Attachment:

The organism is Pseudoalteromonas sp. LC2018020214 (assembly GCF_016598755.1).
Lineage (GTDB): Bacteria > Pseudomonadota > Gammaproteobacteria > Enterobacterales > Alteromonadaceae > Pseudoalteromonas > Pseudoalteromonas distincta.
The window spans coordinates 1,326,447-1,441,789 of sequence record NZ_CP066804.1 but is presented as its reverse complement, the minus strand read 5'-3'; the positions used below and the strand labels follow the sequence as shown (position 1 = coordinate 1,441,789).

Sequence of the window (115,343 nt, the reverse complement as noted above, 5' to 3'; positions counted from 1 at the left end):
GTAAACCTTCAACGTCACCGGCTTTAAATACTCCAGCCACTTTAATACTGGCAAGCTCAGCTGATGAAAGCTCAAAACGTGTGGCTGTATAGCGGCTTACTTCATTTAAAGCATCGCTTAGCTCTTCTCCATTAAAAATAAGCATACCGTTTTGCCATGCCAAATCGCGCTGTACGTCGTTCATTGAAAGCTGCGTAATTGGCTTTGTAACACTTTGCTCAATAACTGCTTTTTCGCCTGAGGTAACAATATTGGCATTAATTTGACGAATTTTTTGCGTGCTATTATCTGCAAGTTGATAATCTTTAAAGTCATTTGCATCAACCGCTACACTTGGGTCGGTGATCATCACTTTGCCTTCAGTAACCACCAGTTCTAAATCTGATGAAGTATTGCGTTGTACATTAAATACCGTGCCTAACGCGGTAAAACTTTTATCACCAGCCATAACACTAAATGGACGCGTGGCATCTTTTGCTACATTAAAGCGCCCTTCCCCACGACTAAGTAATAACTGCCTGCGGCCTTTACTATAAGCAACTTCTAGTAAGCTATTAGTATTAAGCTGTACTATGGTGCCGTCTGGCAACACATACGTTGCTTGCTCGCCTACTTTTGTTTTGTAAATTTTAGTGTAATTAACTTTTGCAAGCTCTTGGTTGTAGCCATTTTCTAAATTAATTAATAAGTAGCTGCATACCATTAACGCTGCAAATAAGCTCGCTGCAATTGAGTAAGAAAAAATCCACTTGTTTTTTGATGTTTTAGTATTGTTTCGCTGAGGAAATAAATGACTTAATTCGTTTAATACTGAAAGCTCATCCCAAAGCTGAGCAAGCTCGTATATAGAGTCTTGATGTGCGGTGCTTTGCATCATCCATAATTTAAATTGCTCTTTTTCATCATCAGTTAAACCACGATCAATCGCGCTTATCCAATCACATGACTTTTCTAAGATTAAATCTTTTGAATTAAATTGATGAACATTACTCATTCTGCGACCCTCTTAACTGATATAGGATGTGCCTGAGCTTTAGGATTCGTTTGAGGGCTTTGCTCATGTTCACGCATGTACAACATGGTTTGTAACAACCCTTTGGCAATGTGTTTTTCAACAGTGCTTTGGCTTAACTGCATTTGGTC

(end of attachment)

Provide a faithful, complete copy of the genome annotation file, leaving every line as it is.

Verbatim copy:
The organism is Pseudoalteromonas sp. LC2018020214 (assembly GCF_016598755.1).
Lineage (GTDB): Bacteria > Pseudomonadota > Gammaproteobacteria > Enterobacterales > Alteromonadaceae > Pseudoalteromonas > Pseudoalteromonas distincta.
The window spans coordinates 1,326,447-1,441,789 of sequence record NZ_CP066804.1 but is presented as its reverse complement, the minus strand read 5'-3'; the positions used below and the strand labels follow the sequence as shown (position 1 = coordinate 1,441,789).

Sequence of the window (115,343 nt, the reverse complement as noted above, 5' to 3'; positions counted from 1 at the left end):
GTAAACCTTCAACGTCACCGGCTTTAAATACTCCAGCCACTTTAATACTGGCAAGCTCAGCTGATGAAAGCTCAAAACGTGTGGCTGTATAGCGGCTTACTTCATTTAAAGCATCGCTTAGCTCTTCTCCATTAAAAATAAGCATACCGTTTTGCCATGCCAAATCGCGCTGTACGTCGTTCATTGAAAGCTGCGTAATTGGCTTTGTAACACTTTGCTCAATAACTGCTTTTTCGCCTGAGGTAACAATATTGGCATTAATTTGACGAATTTTTTGCGTGCTATTATCTGCAAGTTGATAATCTTTAAAGTCATTTGCATCAACCGCTACACTTGGGTCGGTGATCATCACTTTGCCTTCAGTAACCACCAGTTCTAAATCTGATGAAGTATTGCGTTGTACATTAAATACCGTGCCTAACGCGGTAAAACTTTTATCACCAGCCATAACACTAAATGGACGCGTGGCATCTTTTGCTACATTAAAGCGCCCTTCCCCACGACTAAGTAATAACTGCCTGCGGCCTTTACTATAAGCAACTTCTAGTAAGCTATTAGTATTAAGCTGTACTATGGTGCCGTCTGGCAACACATACGTTGCTTGCTCGCCTACTTTTGTTTTGTAAATTTTAGTGTAATTAACTTTTGCAAGCTCTTGGTTGTAGCCATTTTCTAAATTAATTAATAAGTAGCTGCATACCATTAACGCTGCAAATAAGCTCGCTGCAATTGAGTAAGAAAAAATCCACTTGTTTTTTGATGTTTTAGTATTGTTTCGCTGAGGAAATAAATGACTTAATTCGTTTAATACTGAAAGCTCATCCCAAAGCTGAGCAAGCTCGTATATAGAGTCTTGATGTGCGGTGCTTTGCATCATCCATAATTTAAATTGCTCTTTTTCATCATCAGTTAAACCACGATCAATCGCGCTTATCCAATCACATGACTTTTCTAAGATTAAATCTTTTGAATTAAATTGATGAACATTACTCATTCTGCGACCCTCTTAACTGATATAGGATGTGCCTGAGCTTTAGGATTCGTTTGAGGGCTTTGCTCATGTTCACGCATGTACAACATGGTTTGTAACAACCCTTTGGCAATGTGTTTTTCAACAGTGCTTTGGCTTAACTGCATTTGGTC